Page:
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produced for her Suzanne, the spirituelle and fascinating soubrette, in which, by the author's confession, she far surpassed his own conceptions of that character. Her versatility of talent was displayed in the Coquette Corrigée, in Julie in the Dissipateur, in Mme. de Volmar (Mariage Secret), and in Mme. Evrard (Vieux Célibataire). Beauty, grace, vivacity, archness and ease were united with dignity, tenderness, delicacy and judgment. She restored to the stage the masterpieces of Molière, which had long been neglected by the public. After a theatrical career of 32 years, 24 of which were a continual series of triumphs, she retired from the stage in 1808, and became the centre of a brilliant circle of friends. Mme. de Parny was remarkable for her powers of conversation. She was lively or severe, grave or gay, as the occasion required; and her remarks were always characterized by sound and ingenious views, elegant taste, and varied information. A few weeks before her death, she threw into the fire a large collection of anecdotes and other writings, in prose and verse, from her pen, because they contained some strokes of personal satire. She died, in 1813, after five months of severe suffering from a cancer in the breast, during which she manifested the greatest firmness, and even maintained her usual cheerfulness and gayety of spirit. M. Arnault, from whom this account is borrowed, owed his liberty and life, in 1792, to her interference, at the risk of her own life.
CONTÉ, Nicolas Jacques, a painter and chemist, but particularly distinguished for the ingenuity of his mechanical contrivances, was born at St. Céneri, near Séez (department of Orne), in 1755, and died in 1805. His mechanical genius was displayed, at the age of 12 years, by the construction of a violin (which was used at several concerts), with no other instrument than a knife. At the age of 18, without having received any instructions, he executed several paintings for the hospital of Séez. This success did not prevent him from the cultivation of the physical and mathematical sciences. He went to Paris, and invented a hydraulic machine, which was mentioned with approbation by the academy of sciences. In 1793, he was appointed one of the committee for making experiments in regard to the decomposition of water by iron, instead of sulphuric acid; and his activity and skill on this commission occasioned his appointment of director of the aerostatic school at Meudon.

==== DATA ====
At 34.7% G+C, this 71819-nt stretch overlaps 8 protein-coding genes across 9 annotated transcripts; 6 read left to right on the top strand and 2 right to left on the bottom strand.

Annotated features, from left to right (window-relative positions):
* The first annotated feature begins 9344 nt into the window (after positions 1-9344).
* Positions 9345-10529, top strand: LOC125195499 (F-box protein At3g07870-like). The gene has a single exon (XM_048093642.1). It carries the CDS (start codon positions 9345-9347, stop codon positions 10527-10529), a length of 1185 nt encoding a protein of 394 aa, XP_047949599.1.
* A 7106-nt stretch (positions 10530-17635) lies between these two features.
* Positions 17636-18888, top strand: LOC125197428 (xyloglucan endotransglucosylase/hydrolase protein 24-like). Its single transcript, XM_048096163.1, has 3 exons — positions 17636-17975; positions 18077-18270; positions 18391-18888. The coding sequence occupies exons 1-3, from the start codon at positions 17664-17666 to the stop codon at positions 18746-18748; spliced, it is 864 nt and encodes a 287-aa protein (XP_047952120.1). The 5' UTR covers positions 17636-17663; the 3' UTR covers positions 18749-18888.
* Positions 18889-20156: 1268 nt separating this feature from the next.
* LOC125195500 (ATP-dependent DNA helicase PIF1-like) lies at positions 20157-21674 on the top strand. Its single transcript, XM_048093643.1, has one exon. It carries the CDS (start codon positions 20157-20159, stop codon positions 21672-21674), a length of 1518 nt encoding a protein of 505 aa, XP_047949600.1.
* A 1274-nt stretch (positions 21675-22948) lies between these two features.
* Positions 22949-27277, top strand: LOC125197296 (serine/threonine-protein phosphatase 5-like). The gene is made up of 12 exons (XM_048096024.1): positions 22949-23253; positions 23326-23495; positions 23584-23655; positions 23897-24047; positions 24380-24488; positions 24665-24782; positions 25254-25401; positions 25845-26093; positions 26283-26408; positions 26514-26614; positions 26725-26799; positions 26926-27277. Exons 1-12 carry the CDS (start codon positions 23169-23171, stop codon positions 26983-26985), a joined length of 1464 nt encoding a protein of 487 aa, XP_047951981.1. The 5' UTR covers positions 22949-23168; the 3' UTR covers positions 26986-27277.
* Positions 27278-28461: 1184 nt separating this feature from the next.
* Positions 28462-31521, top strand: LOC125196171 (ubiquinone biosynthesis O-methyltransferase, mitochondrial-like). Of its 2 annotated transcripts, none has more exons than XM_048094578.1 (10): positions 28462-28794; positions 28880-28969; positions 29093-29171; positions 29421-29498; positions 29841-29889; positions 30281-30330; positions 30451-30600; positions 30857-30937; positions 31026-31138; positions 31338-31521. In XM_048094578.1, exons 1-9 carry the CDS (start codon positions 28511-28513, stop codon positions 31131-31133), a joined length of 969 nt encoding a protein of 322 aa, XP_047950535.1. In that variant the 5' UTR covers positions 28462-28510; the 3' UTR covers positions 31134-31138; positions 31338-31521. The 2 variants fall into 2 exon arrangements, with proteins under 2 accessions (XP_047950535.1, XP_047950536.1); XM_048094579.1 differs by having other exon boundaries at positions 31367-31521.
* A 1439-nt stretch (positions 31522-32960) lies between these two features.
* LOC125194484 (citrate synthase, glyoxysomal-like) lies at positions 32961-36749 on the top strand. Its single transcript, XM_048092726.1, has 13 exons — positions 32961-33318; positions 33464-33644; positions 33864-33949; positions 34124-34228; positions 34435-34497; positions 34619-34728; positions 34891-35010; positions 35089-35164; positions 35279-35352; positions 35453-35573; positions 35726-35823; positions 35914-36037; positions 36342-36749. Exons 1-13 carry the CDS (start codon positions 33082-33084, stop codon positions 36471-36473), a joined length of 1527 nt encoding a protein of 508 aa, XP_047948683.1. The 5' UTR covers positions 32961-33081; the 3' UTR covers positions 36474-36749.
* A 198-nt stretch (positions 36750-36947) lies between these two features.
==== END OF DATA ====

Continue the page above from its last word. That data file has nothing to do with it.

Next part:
gested the idea of establishing a place of deposit for useful machines, tools, &c., in consequence of which the conservatory was instituted. He afterwards introduced the manufacture of an excellent kind of crayons into France, and established a great manufactory, which still supplies all France with them. He was appointed, in 1798, to accompany the French expedition to Egypt, and his services were of the greatest value. He constructed a furnace on the Pharos, near Alexandria, in the space of two days, for red-hot balls, with which the English were repelled, and thus time was given for fortifying that place. The machines and instruments of the army having fallen into the hands of the Arabs, Conte was obliged to furnish every thing, even the tools: he constructed wind-mills, machines for the mint at Cairo, for an Oriental printing establishment, for the fabrication of gunpowder, &c., and cannon founderies; manufactured steel, paper, swords for the soldiers, utensils for the hospitals, instruments for the engineers, telescopes for the astronomers, microscopes for the naturalists, drums, trumpets, in short, every thing necessary for such a military and scientific expedition in such a country as Egypt. On his return to France, he was appointed to superintend the execution of the great work on Egypt, and invented a graving machine, which, by performing certain parts of the labor, spared the artist much time and trouble. The death of his wife, to whom he was tenderly attached, threw him into a lingering disease, and he survived her but a short time. Conté was a member of the legion of honor. simplicity, integrity, courage, disinterestedness and warmth of affection rendered him no less amiable and estimable in private life, than his science and ingenuity made him valuable to the nation.